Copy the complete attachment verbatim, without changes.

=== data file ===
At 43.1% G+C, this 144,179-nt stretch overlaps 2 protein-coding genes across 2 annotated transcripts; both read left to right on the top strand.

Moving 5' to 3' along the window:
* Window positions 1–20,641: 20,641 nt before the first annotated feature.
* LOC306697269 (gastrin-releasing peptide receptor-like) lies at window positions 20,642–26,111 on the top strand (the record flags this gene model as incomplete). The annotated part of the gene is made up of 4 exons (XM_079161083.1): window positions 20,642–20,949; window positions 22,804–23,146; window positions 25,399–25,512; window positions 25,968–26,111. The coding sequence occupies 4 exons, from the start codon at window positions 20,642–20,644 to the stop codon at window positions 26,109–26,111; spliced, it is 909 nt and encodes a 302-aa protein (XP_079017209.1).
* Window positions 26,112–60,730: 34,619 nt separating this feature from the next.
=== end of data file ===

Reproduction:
At 43.1% G+C, this 144,179-nt stretch overlaps 2 protein-coding genes across 2 annotated transcripts; both read left to right on the top strand.

Moving 5' to 3' along the window:
* Window positions 1–20,641: 20,641 nt before the first annotated feature.
* LOC306697269 (gastrin-releasing peptide receptor-like) lies at window positions 20,642–26,111 on the top strand (the record flags this gene model as incomplete). The annotated part of the gene is made up of 4 exons (XM_079161083.1): window positions 20,642–20,949; window positions 22,804–23,146; window positions 25,399–25,512; window positions 25,968–26,111. The coding sequence occupies 4 exons, from the start codon at window positions 20,642–20,644 to the stop codon at window positions 26,109–26,111; spliced, it is 909 nt and encodes a 302-aa protein (XP_079017209.1).
* Window positions 26,112–60,730: 34,619 nt separating this feature from the next.